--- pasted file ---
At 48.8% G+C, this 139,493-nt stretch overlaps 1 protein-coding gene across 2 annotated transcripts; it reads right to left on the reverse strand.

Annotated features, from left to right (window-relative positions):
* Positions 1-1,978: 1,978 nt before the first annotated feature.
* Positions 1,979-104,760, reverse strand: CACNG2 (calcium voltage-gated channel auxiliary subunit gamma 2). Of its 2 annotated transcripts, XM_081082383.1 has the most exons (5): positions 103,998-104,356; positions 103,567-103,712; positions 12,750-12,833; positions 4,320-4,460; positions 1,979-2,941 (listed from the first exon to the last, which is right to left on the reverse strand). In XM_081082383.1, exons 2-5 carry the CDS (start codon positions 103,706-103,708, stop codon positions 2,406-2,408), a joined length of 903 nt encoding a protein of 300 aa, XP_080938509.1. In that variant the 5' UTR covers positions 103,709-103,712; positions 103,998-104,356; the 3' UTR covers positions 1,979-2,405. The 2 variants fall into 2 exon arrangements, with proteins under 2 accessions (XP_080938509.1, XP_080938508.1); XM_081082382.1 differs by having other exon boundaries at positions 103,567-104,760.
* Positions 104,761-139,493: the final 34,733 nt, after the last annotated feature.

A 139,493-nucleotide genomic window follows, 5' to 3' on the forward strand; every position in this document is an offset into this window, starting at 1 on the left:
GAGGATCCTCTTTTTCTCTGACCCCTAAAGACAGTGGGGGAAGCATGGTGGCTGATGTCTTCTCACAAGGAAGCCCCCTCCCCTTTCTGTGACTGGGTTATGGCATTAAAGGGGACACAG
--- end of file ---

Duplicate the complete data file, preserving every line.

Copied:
At 48.8% G+C, this 139,493-nt stretch overlaps 1 protein-coding gene across 2 annotated transcripts; it reads right to left on the reverse strand.

Annotated features, from left to right (window-relative positions):
* Positions 1-1,978: 1,978 nt before the first annotated feature.
* Positions 1,979-104,760, reverse strand: CACNG2 (calcium voltage-gated channel auxiliary subunit gamma 2). Of its 2 annotated transcripts, XM_081082383.1 has the most exons (5): positions 103,998-104,356; positions 103,567-103,712; positions 12,750-12,833; positions 4,320-4,460; positions 1,979-2,941 (listed from the first exon to the last, which is right to left on the reverse strand). In XM_081082383.1, exons 2-5 carry the CDS (start codon positions 103,706-103,708, stop codon positions 2,406-2,408), a joined length of 903 nt encoding a protein of 300 aa, XP_080938509.1. In that variant the 5' UTR covers positions 103,709-103,712; positions 103,998-104,356; the 3' UTR covers positions 1,979-2,405. The 2 variants fall into 2 exon arrangements, with proteins under 2 accessions (XP_080938509.1, XP_080938508.1); XM_081082382.1 differs by having other exon boundaries at positions 103,567-104,760.
* Positions 104,761-139,493: the final 34,733 nt, after the last annotated feature.

A 139,493-nucleotide genomic window follows, 5' to 3' on the forward strand; every position in this document is an offset into this window, starting at 1 on the left:
GAGGATCCTCTTTTTCTCTGACCCCTAAAGACAGTGGGGGAAGCATGGTGGCTGATGTCTTCTCACAAGGAAGCCCCCTCCCCTTTCTGTGACTGGGTTATGGCATTAAAGGGGACACAG